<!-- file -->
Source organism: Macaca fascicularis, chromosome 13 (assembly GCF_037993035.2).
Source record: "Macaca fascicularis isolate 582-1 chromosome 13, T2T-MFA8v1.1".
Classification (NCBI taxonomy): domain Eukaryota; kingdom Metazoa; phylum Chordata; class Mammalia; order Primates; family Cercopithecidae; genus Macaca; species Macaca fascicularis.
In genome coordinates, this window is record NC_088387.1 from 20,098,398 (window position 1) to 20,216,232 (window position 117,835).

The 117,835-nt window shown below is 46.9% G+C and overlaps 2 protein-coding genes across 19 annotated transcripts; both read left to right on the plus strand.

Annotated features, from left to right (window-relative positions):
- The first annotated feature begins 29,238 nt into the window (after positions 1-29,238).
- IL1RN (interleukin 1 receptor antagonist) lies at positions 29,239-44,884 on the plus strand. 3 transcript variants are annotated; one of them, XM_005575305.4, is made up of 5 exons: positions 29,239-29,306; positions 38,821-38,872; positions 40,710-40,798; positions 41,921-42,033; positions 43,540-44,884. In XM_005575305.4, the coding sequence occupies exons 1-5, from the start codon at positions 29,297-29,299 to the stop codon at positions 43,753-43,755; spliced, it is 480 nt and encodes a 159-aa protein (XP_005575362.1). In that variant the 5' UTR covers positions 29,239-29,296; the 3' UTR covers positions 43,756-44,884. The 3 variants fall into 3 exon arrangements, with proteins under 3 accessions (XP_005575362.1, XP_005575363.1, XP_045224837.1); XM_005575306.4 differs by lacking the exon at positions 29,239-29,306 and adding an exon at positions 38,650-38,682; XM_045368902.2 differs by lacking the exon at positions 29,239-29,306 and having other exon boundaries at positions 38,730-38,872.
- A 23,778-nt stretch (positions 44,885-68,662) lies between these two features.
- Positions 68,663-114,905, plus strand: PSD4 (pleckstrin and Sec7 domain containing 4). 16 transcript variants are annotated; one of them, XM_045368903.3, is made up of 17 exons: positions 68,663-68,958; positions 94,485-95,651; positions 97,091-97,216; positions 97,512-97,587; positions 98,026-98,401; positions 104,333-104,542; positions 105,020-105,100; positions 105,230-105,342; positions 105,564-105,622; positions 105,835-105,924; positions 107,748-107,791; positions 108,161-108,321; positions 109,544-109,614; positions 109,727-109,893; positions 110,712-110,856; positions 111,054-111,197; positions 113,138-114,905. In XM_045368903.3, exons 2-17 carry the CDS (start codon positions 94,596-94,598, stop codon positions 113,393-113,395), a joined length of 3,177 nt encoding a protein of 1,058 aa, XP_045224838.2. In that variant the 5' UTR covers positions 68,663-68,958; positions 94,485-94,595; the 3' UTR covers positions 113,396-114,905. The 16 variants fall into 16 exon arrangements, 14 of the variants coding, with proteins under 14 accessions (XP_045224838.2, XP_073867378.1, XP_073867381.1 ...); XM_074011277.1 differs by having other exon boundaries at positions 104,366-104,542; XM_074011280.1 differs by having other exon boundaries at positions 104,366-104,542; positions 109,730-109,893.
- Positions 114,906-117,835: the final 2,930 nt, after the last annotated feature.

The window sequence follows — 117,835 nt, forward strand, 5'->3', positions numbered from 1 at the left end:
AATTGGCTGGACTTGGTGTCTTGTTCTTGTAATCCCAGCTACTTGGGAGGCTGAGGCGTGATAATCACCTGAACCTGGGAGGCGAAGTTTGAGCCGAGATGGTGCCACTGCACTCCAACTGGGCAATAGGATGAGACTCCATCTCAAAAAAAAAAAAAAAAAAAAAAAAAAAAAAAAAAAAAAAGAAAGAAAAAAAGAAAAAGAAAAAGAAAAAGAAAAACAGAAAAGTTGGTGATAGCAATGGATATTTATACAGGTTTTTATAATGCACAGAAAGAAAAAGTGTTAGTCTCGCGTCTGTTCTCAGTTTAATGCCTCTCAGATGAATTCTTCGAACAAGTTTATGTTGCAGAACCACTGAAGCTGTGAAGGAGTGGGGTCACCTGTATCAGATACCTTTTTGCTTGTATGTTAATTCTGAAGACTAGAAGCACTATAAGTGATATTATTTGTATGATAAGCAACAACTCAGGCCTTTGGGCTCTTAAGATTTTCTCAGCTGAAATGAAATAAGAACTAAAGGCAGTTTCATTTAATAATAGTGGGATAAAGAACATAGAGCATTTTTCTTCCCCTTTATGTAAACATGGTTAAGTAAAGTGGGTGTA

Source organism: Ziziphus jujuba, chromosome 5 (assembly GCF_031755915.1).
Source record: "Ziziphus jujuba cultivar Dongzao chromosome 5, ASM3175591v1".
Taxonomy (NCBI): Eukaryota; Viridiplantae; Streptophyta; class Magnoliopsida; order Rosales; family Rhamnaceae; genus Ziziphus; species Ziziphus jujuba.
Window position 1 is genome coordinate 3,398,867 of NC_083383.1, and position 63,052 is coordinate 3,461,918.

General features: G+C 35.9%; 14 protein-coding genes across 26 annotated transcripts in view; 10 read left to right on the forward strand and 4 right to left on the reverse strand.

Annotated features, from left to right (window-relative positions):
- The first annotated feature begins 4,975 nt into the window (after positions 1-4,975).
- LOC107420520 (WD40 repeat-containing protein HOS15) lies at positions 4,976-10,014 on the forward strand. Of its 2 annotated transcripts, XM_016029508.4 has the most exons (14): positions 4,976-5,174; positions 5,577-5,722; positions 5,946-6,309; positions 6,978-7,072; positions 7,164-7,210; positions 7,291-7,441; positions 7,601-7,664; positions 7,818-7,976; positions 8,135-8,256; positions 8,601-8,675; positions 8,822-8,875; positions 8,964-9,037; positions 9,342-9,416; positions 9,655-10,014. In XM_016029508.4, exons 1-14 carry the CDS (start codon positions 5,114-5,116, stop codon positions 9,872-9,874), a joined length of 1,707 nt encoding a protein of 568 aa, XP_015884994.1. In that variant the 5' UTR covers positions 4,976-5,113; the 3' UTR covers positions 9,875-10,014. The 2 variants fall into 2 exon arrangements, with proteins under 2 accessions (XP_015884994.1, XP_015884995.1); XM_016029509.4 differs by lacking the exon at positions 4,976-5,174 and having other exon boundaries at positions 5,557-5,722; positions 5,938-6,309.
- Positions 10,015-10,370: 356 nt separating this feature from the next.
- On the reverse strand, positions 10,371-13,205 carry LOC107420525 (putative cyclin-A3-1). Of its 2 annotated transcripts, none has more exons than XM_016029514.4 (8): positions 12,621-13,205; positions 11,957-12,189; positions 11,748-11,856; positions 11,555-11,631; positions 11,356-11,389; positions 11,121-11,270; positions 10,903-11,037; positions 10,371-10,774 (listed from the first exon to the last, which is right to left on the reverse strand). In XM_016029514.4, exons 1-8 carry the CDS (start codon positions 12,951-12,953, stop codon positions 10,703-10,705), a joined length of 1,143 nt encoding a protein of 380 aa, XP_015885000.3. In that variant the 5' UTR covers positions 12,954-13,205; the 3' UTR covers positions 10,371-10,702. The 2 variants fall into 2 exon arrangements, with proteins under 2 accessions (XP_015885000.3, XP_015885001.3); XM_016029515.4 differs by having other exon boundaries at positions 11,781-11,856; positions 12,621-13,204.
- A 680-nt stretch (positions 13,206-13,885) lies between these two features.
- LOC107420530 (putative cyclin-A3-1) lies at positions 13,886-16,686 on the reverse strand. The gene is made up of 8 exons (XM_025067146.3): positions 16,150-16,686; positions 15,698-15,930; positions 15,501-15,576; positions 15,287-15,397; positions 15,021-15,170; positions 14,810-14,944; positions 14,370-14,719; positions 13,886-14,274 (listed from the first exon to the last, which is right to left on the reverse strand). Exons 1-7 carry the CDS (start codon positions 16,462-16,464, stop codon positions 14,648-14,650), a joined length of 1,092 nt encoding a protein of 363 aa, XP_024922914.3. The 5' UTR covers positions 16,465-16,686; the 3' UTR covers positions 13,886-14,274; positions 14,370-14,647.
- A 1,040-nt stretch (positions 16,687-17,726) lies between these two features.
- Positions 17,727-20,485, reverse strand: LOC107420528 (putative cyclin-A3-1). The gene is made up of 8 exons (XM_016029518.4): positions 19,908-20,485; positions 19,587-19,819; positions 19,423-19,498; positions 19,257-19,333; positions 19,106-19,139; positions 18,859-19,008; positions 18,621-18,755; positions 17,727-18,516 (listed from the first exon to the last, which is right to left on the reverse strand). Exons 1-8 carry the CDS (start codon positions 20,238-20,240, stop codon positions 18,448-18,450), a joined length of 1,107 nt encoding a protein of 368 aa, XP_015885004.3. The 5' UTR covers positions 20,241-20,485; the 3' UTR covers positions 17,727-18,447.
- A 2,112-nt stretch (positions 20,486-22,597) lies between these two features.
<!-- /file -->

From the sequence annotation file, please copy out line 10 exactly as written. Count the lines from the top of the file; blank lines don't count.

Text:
- Positions 68,663-114,905, plus strand: PSD4 (pleckstrin and Sec7 domain containing 4). 16 transcript variants are annotated; one of them, XM_045368903.3, is made up of 17 exons: positions 68,663-68,958; positions 94,485-95,651; positions 97,091-97,216; positions 97,512-97,587; positions 98,026-98,401; positions 104,333-104,542; positions 105,020-105,100; positions 105,230-105,342; positions 105,564-105,622; positions 105,835-105,924; positions 107,748-107,791; positions 108,161-108,321; positions 109,544-109,614; positions 109,727-109,893; positions 110,712-110,856; positions 111,054-111,197; positions 113,138-114,905. In XM_045368903.3, exons 2-17 carry the CDS (start codon positions 94,596-94,598, stop codon positions 113,393-113,395), a joined length of 3,177 nt encoding a protein of 1,058 aa, XP_045224838.2. In that variant the 5' UTR covers positions 68,663-68,958; positions 94,485-94,595; the 3' UTR covers positions 113,396-114,905. The 16 variants fall into 16 exon arrangements, 14 of the variants coding, with proteins under 14 accessions (XP_045224838.2, XP_073867378.1, XP_073867381.1 ...); XM_074011277.1 differs by having other exon boundaries at positions 104,366-104,542; XM_074011280.1 differs by having other exon boundaries at positions 104,366-104,542; positions 109,730-109,893.